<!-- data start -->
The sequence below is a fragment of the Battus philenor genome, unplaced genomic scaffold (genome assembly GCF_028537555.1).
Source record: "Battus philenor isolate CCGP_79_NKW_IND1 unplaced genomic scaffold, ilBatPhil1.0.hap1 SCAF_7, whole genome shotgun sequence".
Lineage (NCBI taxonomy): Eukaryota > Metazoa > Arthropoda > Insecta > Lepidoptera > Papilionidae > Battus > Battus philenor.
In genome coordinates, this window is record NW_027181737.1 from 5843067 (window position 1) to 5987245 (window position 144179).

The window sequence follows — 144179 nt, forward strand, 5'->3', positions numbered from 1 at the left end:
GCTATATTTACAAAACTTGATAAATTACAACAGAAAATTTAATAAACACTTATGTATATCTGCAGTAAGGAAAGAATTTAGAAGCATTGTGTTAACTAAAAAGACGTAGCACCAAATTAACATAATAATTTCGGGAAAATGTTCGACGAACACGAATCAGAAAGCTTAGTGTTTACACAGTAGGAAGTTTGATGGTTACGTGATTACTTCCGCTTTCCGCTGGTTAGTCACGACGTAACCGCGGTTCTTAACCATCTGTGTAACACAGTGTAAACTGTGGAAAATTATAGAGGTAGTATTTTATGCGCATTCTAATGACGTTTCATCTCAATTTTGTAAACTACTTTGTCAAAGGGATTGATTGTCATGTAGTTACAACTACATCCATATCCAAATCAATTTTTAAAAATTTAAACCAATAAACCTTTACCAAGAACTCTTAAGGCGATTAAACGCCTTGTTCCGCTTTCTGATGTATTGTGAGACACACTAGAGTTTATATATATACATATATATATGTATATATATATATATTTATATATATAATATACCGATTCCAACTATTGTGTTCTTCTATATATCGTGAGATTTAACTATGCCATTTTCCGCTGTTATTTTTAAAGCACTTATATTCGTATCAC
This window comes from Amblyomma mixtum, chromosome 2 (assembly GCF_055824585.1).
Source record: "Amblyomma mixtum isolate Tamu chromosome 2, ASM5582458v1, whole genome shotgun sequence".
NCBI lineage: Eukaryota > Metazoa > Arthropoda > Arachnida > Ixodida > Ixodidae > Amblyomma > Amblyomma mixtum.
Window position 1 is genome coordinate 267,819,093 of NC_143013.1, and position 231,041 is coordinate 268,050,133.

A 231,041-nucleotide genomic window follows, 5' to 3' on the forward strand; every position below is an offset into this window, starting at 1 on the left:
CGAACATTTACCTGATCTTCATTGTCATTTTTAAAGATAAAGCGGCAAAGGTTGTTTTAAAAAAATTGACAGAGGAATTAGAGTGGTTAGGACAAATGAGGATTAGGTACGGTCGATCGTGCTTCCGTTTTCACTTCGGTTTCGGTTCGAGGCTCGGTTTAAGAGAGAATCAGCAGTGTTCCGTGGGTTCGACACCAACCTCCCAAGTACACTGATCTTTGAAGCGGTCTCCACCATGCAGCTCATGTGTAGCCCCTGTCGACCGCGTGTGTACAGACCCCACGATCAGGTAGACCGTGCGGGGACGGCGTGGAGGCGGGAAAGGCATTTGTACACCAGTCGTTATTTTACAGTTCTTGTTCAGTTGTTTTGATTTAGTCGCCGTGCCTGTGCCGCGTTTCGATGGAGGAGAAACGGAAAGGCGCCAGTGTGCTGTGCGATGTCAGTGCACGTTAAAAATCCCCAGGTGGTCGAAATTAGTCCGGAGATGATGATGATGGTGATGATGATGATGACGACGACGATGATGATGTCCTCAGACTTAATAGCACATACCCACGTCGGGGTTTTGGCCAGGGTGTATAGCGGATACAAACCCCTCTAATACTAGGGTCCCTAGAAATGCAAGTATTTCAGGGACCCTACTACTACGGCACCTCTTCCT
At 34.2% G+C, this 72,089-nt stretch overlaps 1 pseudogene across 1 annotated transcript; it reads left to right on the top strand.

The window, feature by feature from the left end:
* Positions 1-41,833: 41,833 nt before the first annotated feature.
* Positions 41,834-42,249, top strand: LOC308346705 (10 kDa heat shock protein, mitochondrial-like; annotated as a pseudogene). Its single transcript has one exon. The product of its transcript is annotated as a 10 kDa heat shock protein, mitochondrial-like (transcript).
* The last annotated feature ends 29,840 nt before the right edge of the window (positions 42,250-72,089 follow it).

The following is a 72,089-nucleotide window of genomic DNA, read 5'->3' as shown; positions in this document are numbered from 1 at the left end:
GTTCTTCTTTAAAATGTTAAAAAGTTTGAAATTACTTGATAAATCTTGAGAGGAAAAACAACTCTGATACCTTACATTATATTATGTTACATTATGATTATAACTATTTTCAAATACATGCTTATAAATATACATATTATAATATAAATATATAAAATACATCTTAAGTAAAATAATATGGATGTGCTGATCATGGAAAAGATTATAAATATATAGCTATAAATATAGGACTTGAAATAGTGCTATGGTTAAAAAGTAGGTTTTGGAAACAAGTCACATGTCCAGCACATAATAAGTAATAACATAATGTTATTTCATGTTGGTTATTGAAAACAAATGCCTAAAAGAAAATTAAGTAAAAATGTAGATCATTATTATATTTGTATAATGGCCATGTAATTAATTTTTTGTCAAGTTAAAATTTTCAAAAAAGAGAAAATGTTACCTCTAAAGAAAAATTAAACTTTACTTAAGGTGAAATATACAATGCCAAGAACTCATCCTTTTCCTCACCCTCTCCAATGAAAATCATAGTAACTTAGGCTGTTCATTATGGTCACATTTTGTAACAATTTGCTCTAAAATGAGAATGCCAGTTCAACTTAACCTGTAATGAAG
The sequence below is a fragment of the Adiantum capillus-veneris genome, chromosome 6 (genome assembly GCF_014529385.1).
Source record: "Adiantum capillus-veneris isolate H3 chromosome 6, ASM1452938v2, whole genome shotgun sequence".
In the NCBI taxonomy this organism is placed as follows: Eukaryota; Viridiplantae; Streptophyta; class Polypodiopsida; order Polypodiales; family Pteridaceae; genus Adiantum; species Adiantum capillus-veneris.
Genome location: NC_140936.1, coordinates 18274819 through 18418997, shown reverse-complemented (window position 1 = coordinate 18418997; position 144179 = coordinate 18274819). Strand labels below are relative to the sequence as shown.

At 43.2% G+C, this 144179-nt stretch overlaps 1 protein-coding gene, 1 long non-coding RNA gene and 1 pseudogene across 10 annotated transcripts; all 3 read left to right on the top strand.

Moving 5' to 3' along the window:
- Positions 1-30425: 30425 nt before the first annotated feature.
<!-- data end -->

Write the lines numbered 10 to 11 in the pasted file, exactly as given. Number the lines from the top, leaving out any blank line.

Window position 1 is genome coordinate 267,819,093 of NC_143013.1, and position 231,041 is coordinate 268,050,133.

A 231,041-nucleotide genomic window follows, 5' to 3' on the forward strand; every position below is an offset into this window, starting at 1 on the left: